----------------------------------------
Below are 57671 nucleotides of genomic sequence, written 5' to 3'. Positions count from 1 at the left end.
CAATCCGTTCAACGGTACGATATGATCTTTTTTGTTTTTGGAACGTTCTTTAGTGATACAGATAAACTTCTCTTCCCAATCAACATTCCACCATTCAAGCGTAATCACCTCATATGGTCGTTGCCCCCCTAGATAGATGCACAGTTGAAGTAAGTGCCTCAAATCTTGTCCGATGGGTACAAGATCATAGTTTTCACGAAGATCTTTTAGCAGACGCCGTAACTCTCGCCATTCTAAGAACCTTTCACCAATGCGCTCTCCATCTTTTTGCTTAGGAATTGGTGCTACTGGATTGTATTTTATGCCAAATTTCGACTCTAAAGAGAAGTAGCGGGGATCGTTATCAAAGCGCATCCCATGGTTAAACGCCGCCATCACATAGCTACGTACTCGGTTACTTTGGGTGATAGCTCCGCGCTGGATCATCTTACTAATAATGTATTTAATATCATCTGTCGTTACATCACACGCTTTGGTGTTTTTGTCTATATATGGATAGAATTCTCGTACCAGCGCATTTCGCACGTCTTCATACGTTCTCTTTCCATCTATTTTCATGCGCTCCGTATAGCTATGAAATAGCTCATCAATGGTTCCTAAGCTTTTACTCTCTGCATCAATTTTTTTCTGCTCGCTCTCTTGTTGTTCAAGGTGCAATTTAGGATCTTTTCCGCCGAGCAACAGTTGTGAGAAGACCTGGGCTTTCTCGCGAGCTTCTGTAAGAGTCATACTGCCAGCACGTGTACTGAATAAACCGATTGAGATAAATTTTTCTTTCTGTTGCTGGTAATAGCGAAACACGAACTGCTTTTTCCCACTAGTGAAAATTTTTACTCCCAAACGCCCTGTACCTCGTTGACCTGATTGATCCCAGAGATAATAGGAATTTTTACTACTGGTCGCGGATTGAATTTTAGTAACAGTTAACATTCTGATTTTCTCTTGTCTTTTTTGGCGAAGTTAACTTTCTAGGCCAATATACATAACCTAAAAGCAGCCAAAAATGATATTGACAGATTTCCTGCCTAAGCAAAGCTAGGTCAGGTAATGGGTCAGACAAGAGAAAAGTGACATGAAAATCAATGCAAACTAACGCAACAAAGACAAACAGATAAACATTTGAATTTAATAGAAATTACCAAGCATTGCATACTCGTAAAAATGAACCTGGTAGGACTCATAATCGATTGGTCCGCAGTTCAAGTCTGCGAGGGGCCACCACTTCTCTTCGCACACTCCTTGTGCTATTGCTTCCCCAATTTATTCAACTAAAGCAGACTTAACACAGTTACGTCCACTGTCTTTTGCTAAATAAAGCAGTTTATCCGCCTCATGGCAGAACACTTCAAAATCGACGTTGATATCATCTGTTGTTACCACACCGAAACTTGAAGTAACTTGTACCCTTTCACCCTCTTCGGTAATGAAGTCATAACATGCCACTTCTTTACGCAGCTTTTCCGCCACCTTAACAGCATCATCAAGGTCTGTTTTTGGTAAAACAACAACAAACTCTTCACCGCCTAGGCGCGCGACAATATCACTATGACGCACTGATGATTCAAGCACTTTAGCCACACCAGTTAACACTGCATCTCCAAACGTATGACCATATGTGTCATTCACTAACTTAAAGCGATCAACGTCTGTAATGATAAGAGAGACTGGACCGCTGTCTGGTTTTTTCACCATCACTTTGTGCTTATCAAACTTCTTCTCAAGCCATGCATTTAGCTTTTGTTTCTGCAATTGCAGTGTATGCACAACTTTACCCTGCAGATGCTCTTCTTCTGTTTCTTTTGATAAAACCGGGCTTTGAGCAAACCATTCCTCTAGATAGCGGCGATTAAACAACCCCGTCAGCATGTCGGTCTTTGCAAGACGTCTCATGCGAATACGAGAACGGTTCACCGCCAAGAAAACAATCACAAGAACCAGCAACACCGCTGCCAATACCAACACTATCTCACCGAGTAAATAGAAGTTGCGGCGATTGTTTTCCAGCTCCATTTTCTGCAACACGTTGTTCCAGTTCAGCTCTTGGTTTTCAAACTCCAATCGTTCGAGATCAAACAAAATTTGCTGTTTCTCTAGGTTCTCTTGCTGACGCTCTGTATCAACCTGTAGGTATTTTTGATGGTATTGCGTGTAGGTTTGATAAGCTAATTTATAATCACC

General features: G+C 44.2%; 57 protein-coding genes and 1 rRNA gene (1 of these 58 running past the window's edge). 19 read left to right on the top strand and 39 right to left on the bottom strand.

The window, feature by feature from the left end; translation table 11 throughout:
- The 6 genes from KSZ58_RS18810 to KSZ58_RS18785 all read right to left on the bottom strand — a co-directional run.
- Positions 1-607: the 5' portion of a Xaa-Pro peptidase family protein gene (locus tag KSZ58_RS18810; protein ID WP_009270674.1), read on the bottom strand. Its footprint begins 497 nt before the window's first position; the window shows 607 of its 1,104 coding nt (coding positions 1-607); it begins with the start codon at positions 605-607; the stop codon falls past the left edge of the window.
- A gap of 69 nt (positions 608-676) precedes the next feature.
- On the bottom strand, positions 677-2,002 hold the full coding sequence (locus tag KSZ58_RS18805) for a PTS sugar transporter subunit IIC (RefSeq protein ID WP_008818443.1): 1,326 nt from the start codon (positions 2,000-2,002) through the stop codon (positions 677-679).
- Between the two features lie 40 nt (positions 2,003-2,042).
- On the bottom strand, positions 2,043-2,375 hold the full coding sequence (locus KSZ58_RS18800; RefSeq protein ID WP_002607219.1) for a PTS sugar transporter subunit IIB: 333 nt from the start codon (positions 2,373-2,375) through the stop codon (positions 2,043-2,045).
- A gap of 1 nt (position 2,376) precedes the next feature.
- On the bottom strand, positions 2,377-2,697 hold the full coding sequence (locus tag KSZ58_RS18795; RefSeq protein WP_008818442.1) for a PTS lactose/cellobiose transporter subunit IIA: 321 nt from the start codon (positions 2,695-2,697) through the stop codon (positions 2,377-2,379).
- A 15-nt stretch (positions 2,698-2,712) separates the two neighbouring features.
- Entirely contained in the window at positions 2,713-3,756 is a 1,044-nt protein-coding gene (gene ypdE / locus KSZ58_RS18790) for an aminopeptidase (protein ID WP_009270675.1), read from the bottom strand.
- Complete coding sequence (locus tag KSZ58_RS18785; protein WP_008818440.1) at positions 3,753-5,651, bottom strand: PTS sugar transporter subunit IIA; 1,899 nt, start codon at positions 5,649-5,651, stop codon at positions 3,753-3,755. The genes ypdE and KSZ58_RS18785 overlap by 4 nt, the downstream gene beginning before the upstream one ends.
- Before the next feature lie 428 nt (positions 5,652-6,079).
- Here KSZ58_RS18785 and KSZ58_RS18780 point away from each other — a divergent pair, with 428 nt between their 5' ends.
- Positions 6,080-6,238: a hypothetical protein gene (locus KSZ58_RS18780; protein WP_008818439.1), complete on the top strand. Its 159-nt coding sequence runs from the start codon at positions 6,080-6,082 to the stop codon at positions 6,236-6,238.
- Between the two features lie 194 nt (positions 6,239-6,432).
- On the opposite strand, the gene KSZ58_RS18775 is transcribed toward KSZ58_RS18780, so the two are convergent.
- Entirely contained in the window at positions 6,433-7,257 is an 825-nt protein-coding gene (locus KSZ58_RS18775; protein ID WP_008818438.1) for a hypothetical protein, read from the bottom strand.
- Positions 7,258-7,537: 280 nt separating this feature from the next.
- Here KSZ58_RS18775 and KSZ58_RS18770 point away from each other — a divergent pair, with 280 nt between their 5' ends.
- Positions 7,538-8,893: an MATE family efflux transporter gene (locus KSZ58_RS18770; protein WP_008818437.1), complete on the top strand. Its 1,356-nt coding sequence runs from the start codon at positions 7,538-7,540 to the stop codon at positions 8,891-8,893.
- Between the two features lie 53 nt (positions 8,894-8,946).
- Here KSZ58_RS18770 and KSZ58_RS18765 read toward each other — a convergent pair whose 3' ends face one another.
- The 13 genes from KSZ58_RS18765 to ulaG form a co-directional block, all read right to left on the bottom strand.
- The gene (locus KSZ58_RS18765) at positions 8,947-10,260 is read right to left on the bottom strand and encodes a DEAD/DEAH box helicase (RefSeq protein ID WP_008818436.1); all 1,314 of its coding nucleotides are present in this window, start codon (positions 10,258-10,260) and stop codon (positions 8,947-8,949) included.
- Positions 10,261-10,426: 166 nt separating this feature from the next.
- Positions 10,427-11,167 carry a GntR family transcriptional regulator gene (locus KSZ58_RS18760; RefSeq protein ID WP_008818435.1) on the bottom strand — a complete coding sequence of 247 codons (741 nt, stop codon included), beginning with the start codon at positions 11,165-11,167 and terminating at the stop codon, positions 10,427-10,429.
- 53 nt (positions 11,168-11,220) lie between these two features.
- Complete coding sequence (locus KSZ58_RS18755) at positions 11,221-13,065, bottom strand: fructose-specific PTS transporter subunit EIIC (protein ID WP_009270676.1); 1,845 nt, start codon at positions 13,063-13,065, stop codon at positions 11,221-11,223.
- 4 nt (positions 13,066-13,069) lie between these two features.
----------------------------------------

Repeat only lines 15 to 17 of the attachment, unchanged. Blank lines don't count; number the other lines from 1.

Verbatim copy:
- Complete coding sequence (locus tag KSZ58_RS18785; protein WP_008818440.1) at positions 3,753-5,651, bottom strand: PTS sugar transporter subunit IIA; 1,899 nt, start codon at positions 5,649-5,651, stop codon at positions 3,753-3,755. The genes ypdE and KSZ58_RS18785 overlap by 4 nt, the downstream gene beginning before the upstream one ends.
- Before the next feature lie 428 nt (positions 5,652-6,079).
- Here KSZ58_RS18785 and KSZ58_RS18780 point away from each other — a divergent pair, with 428 nt between their 5' ends.